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The testing department is new at my company so I am trying to establish some test reporting policies. We are starting out by develping a suite of regression tests which will be good for the long term stability of the programs but I don't expect to catch too many bugs this way so I'm afraid the test results will be pretty boring to start with. We have an agile development process where a new version of the programs to be tested are released every two weeks. I'm concerned that e-mailing the test results will become too routine after a while and the e-mails will eventually be treated like spam and ignored. I'd like to post the testing results on an internal web server as this will provide a historical repository of what has and has not been tested in the past but I'm concerned that this will largly be ignored by stakeholders.

Are there any best practices for presenting meaningful test results to the right people at the right times and still keeping a good history of test results?

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Question for you: Are you talking about an automated test suite of regression? Or are you talking about all test results, manual and automated? –  TristaanOgre Jul 15 '11 at 18:53
    
@TristaanOgre - Ultimately the question applies to all test results. –  semaj Jul 15 '11 at 20:31
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7 Answers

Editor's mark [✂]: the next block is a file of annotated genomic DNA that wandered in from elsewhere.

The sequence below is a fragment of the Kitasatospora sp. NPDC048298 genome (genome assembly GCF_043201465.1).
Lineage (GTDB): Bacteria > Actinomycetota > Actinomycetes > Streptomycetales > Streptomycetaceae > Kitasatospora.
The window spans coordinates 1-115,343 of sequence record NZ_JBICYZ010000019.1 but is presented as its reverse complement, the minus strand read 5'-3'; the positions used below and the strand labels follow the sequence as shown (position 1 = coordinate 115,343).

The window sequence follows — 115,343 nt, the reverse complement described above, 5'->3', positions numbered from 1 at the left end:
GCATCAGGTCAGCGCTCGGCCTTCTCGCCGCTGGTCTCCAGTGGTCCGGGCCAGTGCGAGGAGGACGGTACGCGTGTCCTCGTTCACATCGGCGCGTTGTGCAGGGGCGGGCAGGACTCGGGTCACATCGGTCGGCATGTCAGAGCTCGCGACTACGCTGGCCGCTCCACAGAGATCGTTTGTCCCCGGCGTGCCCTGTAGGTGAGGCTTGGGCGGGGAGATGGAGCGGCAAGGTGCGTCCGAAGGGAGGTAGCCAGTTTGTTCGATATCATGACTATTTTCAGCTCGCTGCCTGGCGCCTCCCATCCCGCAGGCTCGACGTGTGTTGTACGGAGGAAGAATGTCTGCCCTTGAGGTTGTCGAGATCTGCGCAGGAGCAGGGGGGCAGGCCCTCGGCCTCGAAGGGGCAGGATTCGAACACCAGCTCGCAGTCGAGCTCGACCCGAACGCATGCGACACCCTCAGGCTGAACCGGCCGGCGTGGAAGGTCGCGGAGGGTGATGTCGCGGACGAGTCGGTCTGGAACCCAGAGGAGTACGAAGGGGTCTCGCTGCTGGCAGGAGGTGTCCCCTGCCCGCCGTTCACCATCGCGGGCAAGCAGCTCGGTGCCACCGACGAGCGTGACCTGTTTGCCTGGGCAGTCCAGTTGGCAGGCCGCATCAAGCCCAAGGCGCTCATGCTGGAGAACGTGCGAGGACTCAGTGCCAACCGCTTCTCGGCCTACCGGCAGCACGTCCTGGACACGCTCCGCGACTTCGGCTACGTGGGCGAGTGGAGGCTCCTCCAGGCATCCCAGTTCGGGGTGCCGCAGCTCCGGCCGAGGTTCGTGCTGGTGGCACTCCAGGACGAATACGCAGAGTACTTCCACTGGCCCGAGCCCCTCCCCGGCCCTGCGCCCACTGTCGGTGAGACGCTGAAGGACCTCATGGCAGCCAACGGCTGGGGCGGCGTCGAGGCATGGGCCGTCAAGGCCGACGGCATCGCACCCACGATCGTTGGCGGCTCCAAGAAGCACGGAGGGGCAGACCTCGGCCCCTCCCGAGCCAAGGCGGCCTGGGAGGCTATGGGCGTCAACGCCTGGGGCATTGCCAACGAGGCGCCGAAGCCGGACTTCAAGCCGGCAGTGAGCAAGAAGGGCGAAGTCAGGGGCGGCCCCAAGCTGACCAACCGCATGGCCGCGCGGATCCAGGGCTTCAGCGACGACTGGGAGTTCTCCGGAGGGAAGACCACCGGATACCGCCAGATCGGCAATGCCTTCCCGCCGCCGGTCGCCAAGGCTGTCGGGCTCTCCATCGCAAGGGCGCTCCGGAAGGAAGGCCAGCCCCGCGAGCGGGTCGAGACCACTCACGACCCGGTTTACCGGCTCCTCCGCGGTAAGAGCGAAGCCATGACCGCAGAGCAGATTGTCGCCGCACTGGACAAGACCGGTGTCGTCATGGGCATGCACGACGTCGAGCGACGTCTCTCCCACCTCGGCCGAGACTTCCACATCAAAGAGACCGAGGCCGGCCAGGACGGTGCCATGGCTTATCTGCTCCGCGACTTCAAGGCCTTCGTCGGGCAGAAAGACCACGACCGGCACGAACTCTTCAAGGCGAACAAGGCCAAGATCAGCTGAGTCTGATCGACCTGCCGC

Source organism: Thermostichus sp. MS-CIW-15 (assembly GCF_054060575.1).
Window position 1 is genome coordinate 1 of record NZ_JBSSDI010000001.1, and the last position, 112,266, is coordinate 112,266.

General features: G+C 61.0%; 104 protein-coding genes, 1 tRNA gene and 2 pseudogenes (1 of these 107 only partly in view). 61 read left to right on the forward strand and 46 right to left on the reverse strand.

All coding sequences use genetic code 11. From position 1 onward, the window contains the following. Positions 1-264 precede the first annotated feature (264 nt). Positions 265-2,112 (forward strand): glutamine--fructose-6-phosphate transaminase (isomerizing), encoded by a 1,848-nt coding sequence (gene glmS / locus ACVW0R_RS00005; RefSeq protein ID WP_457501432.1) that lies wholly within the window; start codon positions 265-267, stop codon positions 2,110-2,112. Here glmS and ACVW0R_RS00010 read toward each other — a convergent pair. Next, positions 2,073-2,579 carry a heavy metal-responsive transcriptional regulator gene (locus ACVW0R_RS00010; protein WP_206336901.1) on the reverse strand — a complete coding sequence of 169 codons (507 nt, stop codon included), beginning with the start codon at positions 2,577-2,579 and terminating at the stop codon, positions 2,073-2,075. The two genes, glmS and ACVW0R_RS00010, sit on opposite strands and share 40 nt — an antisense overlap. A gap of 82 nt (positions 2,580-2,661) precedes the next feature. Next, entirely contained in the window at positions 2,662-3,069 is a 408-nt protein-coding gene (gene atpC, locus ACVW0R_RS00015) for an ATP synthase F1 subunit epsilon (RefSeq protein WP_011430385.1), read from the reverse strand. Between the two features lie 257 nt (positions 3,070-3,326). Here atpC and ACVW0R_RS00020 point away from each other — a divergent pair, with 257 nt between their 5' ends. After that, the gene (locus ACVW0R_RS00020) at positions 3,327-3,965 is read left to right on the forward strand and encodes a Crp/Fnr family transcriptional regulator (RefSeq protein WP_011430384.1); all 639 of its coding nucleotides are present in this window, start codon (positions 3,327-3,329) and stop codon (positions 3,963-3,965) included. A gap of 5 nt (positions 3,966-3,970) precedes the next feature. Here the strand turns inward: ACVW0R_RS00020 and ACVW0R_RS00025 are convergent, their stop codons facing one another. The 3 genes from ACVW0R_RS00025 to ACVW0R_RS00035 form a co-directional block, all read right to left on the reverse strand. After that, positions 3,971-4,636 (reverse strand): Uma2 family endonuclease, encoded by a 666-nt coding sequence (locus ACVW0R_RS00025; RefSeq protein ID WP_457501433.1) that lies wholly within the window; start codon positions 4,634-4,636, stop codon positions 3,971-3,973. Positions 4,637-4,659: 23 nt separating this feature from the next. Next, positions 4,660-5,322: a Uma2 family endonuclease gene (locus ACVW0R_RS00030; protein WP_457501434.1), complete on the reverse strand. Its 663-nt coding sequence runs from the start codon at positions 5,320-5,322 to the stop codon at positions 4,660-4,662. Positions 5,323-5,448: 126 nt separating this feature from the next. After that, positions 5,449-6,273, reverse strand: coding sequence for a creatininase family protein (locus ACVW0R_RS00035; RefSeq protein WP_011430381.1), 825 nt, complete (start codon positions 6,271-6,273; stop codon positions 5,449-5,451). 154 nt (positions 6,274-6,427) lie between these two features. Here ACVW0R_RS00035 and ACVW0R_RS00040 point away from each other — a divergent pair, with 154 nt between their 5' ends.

up vote 5 down vote accepted

I like posting results online, and then emailing stakeholders only for failures. No email means everything went smoothly. If someone isn't sure or just wants to see what was run, then the full set of results is available online.

As TristaanOgre points out in the comments, testers need more frequent communication to be sure the tests ran. I would add that the title should mention if the run failed or passed for easy sorting into folders. For testers, then, a lack of e-mail means a lack of a test run.

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I like for testers to receive an e-mail even for successes as at least it indicates the tests actually did run. It doesn't need to be anything more than "Test XYZ Completed". For example, if there was a power outage over night during which the tests were supposed to run, when the power comes back on line, depending upon environment, the tests may not run at all. A lack of e-mail in this situation will indicate an adverse event that needs to be investigate. –  TristaanOgre Jul 15 '11 at 18:03
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What if the stakeholders do not have the link to the online test results report handy? I feel it would be more convenient to have a test report containing the details along with the online test reports link. –  Aruna Jul 15 '11 at 19:06